The sixth area in which we're to trust in G-d's decisions touches upon
certain "esoteric" themes like reward and punishment, and the Afterlife.
Belief in reward and punishment for one's actions is basic to the Jewish
faith. But it's really no more esoteric than the idea that every action has
an equal -- though not necessarily opposite -- reaction. Not a soul
believes that things happen in a vacuum or go about unanswered; indeed,
everyone knows that every "tick" elicits a "tock" *somewhere*.
We're asked to understand that on a deeper level, though -- to know that
some "ticks" do good in the world while others do harm; and that any and
all "tocks" that react to them will reflect that. We're also asked to know
that some reactions -- rewards or reprisals -- are meted out in the
here-and-now and others in the Afterlife.
Some have raised the question, though, as to why the Torah never speaks
directly of the Afterlife, which is indeed an esoteric theme. There are
several reasons, Ibn Pakudah informs us, most of which are due to its
esoteric nature, in fact.
It isn't mentioned in the Torah because most of us really can't grasp
things having to do with what the soul experiences anyway; because not
everything is to be committed to writing -- most especially not esoteric
things; because most of us would be overwhelmed if too much were to be
revealed, and would be distracted from the pursuit of spiritual excellence,
which is our main goal; because most of us only appreciate the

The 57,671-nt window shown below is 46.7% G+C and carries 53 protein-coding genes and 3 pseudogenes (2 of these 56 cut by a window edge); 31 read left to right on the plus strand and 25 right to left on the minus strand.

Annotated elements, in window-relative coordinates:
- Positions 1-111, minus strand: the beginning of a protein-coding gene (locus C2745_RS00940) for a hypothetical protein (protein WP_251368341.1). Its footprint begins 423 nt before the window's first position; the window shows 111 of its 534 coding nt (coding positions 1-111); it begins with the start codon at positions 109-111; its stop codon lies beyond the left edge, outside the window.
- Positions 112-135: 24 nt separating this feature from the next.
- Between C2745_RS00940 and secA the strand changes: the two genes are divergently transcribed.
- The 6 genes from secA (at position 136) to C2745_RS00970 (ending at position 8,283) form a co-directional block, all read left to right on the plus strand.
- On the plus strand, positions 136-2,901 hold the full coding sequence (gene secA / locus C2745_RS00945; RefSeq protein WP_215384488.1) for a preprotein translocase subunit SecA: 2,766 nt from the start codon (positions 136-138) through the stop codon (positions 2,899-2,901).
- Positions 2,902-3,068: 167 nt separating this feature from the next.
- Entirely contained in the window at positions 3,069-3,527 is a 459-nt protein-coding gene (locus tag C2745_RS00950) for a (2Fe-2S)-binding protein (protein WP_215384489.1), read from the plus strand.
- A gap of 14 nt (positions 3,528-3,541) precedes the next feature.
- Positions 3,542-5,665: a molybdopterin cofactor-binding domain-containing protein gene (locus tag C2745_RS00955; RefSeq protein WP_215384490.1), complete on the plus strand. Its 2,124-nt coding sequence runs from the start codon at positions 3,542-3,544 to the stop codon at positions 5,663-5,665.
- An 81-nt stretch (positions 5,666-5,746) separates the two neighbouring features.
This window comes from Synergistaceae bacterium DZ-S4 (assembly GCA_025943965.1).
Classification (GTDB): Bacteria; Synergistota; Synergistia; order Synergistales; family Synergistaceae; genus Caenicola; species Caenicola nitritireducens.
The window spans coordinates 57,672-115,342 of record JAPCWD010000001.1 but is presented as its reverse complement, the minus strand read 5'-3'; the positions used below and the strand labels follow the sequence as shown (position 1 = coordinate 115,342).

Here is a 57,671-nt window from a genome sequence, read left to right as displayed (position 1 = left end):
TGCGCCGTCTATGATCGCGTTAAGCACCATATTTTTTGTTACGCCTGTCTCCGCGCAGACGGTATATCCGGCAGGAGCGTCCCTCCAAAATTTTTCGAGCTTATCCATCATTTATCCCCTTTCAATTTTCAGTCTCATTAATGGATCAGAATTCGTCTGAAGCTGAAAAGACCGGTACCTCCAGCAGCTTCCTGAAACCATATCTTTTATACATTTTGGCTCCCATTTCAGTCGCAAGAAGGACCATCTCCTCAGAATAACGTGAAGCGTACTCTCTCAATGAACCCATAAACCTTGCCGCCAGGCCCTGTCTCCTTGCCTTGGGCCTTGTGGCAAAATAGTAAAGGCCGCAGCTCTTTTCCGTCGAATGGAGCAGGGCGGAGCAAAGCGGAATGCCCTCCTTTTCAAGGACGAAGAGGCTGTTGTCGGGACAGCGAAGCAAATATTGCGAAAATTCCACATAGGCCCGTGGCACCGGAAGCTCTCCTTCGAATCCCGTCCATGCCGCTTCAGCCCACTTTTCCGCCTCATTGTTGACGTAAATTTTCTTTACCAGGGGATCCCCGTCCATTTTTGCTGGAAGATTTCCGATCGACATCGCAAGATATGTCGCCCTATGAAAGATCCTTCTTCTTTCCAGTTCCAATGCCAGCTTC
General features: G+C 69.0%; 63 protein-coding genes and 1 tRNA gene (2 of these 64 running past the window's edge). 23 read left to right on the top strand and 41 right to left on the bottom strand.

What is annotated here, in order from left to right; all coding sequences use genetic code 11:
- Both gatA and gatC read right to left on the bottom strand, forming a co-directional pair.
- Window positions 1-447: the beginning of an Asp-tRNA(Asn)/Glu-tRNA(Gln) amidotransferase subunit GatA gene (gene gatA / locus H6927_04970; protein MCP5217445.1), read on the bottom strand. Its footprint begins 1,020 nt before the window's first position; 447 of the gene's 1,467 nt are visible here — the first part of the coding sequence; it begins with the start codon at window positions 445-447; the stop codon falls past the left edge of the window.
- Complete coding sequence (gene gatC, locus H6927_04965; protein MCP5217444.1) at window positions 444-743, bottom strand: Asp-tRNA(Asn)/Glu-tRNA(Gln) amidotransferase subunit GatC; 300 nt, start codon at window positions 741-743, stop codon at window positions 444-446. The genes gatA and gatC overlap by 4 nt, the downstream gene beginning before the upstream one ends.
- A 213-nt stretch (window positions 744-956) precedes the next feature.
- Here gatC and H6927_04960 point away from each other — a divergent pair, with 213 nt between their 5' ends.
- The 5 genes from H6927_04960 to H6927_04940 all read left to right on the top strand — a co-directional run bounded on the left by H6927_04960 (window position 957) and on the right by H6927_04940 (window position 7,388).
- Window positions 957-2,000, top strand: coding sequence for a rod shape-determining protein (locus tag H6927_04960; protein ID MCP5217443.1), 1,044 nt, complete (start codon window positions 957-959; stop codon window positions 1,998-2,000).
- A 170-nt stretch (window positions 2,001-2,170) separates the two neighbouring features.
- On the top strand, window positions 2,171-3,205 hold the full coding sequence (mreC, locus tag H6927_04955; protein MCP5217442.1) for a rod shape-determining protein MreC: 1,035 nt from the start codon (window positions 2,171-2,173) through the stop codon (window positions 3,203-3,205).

here-and-now, so the Torah focuses on earthly rewards and punishments; and
because the essence of reward in the Afterlife is attachment to G-d and
drawing closer to His celestial light, which we can't understand.
In any event -- to go back to how we're to trust G-d when it comes to such
things -- we're indeed to trust in the fact that we'll be rewarded for our
goodness as He promised, and suffer reprisals for our misdeeds.
It wouldn't be wise, though, to "rest on your laurels" if you'd been good
and to thus trust in *them* alone. "Thank G-d for all He's done for you
rather than look toward your reward in the future" Ibn Pakudah says, and
try "to repay Him with the gratitude due Him for all the many favors He has
bestowed on you" and trust in His decisions.
Because, the truth be known, we don't merit a lofty status in the Afterlife
by our own deeds alone. Much of what we attain is based on how much we'd
helped others grow spiritually, and a lot more comes upon us as a gift from
Finally, as to which deeds are rewarded or punished here and which in the
Afterlife, Ibn Pakudah offers this insight. As he pointed out early on in
this work, "there are two kinds of deeds: hidden ones, which G-d alone is
aware of ('the duties of the heart'), and obvious ones, which are open and
above board to all ('the physical duties')" he points out. "G-d thus
rewards and punishes obvious good deeds with obvious and worldly rewards,
and He rewards and punishes inner and hidden ones in secret -- that is, in
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